During a public forum, US Rep Don Young revealed that his 27-year-old granddaughter battles addiction and has relapsed three times.
U.S. Representative Don Young (R-Alaska) gave voice to the emotional toll taken on family and friends of individuals with substance dependency when he spoke about his granddaughter’s struggle for sobriety at a public forum on August 1, 2018.
Speaking at an event on Alaska Native issues in Juneau, Young—who has a history of blunt and occasionally inflammatory statements on various social and political topics—spoke movingly about the sadness and frustration he has experienced while trying to help his granddaughter. He also noted that expanded access to treatment facilities is a requirement to assist those who hope to break the cycle of dependency.
Young, who at 85 is the longest currently serving member of the House of Representatives, visited the Juneau forum as part of an extended stay in southeast Alaska during the House’s August recess. He was queried on a variety of subjects by members of the audience, including increased funding for the Indian Child Welfare Act and the National Rifle Association, which he supported.
The focus turned to drug and alcohol dependency when Juneau resident Logan Henkins spoke about his battle with substance abuse, from which he said that he had been sober for 60 days. Young told the assembled audience that he was personally acquainted with the struggle through his 27-year-old granddaughter, whom he said had relapsed three times.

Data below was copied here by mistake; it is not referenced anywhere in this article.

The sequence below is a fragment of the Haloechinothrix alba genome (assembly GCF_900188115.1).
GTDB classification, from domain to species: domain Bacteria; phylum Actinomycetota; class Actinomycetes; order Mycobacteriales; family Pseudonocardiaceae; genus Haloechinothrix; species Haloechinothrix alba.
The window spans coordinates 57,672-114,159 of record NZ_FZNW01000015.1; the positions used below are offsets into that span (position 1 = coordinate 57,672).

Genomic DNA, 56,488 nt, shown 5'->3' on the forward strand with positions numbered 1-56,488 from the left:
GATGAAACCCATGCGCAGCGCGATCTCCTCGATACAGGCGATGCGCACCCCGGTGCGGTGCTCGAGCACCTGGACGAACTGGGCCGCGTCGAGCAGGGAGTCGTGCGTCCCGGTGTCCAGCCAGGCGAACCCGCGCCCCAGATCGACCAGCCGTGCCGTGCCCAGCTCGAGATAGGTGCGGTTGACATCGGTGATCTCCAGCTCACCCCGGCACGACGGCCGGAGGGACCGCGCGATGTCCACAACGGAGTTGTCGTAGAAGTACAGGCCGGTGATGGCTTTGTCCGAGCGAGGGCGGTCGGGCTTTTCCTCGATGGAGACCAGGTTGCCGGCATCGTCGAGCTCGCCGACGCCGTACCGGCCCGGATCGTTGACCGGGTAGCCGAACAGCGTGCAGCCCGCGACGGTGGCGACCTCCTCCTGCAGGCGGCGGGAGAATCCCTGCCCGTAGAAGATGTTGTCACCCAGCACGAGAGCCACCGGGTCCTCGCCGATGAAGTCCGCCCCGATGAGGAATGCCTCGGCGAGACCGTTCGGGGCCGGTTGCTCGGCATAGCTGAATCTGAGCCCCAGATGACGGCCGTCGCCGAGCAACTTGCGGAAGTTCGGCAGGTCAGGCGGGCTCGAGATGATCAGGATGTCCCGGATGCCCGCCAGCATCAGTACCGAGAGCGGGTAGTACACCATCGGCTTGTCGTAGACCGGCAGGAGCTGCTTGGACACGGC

“The challenge we have is when she goes to rehab,” said Young. “Where does she go when she gets out?” He noted that his granddaughter will experience weeks of sobriety before “she falls back to those that she ran with before. That is what drives me crazy,” he said.
Young opined that stronger punishment of drug dealers, whom he told the audience were “killing your kids,” would offer a solution, but also said that access to treatment is crucial for helping individuals like his granddaughter. “Support forces, halfway houses, some place you can stay away… we ought to have that,” he stated.
Young, who is seeking re-election this year, also touched on substance dependency when he was asked to support Savanna’s Act, a bill that would increase support for tribal governments to investigate missing and murdered Native American women. Young, who said that he would consider the legislation, added that the reason for these incidents is “mostly” related to drugs and alcohol, and added that tribal leaders needed to address the issue within their own ranks.
“We have a responsibility within our own tribes,” he said. This prompted a response from Richard Peterson, president of the Central Council of Tlingit and Haida Indian Tribes of Alaska, who said, “We’re in this together, and we have to remember that. I remind you, congressman, sovereignty doesn’t mean that we’re alone.”